The briefing suggests that the youth justice system raises 'barriers to effective resettlement' after young offenders have finished their sentences and that by setting strict supervision conditions it leads to an increasing number of children breaching their orders, which in turn triggers more custodial sentences.
Now of course this report appears in the Guardian's sister paper. So its purpose, as you might guess, is to pave the way for a "new government initiative" in the area. In this case it

comes ahead of Labour's Youth Crime Action Plan, a major new initiative which will be unveiled in the summer.
The only problem is that old new Labour and new new Labour (represented by Straw and Balls) are still fighting over what it's going to say. Usually a sure sign that it will indeed "sound" new, but won't make any actual difference at all.


We are being let down by this failure. This is because the groundswell of opinion in middle England simply won't allow the more rational elements in Labour to implement things that the Tory press will immediately brand as being "soft on crime".

We in Wales simply don't fall for that sort of tosh to anywhere near the same extent. Therefore, left to our own devices, we could make the changes necessary. That is why we need to make sure that the Youth and Criminal Justice system is devolved to Wales.
MH, 10 Jun 2008 2:56 am, wrote:Even I am begining to suspect that story after story on this subject over the past few weeks is more than a co-incidence. But the latest scathing reports on the way the UK treats children within the Youth and Criminal Justice system, simply adds more fuel to the fire.

All four Children's Commissioners in the UK have united in condemning the UK for it's policies towards children, but the Welsh Commissioner, Keith Towler, has made some comments which are particularly relevant to Wales:

“It also seems to me that the Westminster Government is working against the grain of a children’s rights approach and is holding us back from supporting children and young people tied up in youth justice and those seeking asylum. There is a real need to allow children caught up in these systems to be treated as children first and allow them to exercise their rights.”

He is also frustrated that Welsh politicians have not been able to push forward with the goal of banning smacking.

The commissioners’ report states: “It is important to note that the Welsh Assembly Government agrees with the committee that all physical punishment should be prohibited but, due to the constitutional settlement for Wales, is unable to change the law. The legislative power to affect the desired change lies with the UK Parliament.”

It continues: “In passing the Children Act 2004, the UK Parliament disregarded the views of the Welsh Assembly Government and the fact that the National Assembly of Wales had recently passed a motion regretting the UK Government’s failure to prohibit the physical punishment of children in the family.”
Now, there are many things which are common to all four countries in the UK, but what Keith Towler has mentioned is particularly important because, left to our own devices, our government (reflecting the views the majority of voters in Wales) would make changes that would make the system better than in the RUK .. if only Westminster allowed us to.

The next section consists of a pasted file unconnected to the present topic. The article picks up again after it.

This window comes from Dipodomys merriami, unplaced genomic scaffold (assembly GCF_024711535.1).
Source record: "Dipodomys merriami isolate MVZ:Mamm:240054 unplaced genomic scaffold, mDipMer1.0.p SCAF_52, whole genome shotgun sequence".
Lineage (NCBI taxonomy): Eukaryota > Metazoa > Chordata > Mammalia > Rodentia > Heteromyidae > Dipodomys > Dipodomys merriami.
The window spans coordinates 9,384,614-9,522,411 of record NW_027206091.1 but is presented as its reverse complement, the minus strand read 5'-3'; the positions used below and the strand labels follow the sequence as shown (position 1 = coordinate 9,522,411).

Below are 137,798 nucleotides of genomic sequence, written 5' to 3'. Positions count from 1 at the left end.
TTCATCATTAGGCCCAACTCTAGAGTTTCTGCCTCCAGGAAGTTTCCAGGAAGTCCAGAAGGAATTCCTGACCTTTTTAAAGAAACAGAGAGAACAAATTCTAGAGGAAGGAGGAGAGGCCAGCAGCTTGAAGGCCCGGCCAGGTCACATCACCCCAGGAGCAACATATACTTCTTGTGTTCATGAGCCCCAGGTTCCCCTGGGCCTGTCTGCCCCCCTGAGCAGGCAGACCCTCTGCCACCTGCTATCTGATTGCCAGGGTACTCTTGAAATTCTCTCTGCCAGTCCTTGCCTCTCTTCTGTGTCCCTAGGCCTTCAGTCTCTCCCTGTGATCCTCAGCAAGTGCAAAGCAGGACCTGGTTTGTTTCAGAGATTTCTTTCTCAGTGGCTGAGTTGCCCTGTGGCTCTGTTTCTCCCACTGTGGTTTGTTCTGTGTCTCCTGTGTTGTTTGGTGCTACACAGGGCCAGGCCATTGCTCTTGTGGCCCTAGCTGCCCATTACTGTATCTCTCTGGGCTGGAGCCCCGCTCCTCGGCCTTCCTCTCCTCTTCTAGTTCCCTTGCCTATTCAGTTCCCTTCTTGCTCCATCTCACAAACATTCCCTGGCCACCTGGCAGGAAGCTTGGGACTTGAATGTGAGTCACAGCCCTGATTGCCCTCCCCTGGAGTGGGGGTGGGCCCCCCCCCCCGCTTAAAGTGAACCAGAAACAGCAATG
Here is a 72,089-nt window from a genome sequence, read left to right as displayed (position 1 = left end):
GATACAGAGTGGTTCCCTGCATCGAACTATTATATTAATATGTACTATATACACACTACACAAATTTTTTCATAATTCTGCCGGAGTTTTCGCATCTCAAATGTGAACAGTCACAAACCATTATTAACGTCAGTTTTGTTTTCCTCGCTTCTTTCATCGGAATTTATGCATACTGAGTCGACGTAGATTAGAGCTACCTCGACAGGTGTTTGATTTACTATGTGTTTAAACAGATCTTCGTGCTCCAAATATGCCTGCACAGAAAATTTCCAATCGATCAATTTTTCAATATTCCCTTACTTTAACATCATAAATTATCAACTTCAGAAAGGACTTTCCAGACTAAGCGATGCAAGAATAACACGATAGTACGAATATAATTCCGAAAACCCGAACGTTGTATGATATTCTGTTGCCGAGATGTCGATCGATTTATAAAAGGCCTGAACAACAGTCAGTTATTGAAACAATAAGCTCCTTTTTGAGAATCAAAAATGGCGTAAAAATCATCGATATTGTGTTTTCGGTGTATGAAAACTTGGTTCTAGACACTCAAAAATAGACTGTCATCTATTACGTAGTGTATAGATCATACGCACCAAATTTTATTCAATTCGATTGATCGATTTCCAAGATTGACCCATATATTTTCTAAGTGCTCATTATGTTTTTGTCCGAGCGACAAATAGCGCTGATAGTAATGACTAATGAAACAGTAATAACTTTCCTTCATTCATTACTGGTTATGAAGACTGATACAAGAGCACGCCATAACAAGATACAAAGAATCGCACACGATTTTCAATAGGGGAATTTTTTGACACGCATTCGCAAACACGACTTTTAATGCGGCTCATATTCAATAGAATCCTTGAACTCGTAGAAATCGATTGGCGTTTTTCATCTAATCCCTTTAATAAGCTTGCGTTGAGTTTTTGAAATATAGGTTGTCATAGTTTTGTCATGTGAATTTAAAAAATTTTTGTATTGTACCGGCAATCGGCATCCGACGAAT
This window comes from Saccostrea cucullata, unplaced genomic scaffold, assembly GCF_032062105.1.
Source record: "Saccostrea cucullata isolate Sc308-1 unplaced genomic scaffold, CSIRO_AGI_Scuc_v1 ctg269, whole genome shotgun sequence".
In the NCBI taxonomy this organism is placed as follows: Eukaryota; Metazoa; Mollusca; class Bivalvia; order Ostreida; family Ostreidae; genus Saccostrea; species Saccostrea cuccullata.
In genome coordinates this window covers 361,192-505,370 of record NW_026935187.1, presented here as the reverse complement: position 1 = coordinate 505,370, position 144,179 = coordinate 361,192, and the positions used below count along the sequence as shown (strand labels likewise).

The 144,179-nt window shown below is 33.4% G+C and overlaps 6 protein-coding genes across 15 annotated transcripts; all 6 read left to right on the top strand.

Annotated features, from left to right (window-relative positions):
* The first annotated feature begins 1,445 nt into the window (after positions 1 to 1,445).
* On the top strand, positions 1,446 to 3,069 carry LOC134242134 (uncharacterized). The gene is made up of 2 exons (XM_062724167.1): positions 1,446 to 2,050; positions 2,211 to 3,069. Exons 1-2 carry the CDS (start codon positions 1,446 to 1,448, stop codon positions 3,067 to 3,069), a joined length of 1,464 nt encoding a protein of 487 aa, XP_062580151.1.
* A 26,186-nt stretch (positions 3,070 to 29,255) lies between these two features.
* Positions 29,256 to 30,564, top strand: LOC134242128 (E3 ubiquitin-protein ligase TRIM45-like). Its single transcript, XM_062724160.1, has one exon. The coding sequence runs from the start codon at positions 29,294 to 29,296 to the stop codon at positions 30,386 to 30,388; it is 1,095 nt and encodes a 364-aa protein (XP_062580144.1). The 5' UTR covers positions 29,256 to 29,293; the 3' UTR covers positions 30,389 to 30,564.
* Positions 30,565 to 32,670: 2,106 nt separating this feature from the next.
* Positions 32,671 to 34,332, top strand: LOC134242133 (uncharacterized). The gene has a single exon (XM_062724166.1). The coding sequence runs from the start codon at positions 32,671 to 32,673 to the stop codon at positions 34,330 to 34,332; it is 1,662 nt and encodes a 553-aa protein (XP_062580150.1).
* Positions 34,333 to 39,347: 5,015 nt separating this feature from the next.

Other factors, the most notable of which is child poverty, are things we can't do much to tackle while we have no responsibility for the tax and benefits system.

And other factors, such as mental health, are things which we do have power to control ... and it is entirely our own fault that we have fallen short in this area.

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Youth Justice Empty Re: Youth Justice

Post  ged_deschain on Wed 18 Feb 2009 - 3:34

Devolving power enjoy it while it lasts look at the bigger picture if you want to save Wales


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Youth Justice Empty Youth justice system in England

Post  sonia2010 on Wed 11 Jan 2012 - 15:43

Youth justice system in England and Wales comprises the organs and processes that are used to prosecute, convict and punish persons under 18 years of age who commit criminal offences. The principal aim of the youth justice system is to prevent offending by children and young persons.


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Youth Justice Empty Youth justice system in England

Post  sonia2010 on Fri 13 Jan 2012 - 20:22

After a person under 17 has been arrested and taken to a police station, Code C to the Police and Criminal Evidence Act 1984 requires that the custody officer ascertain the identity of a parent, guardian, Local Authority carer or any other person who has assumed responsibility for the juvenile's welfare and must inform them of the arrest. The custody officer should inform the appropriate adult (who may or may not be the same person) of the grounds for the detainee's detention and ask the adult to come to the police station to see the detainee. The juvenile should be told of the duties of the appropriate adult and that the juvenile can consult privately with the appropriate adult at any time, but warned that such conversations are not privileged.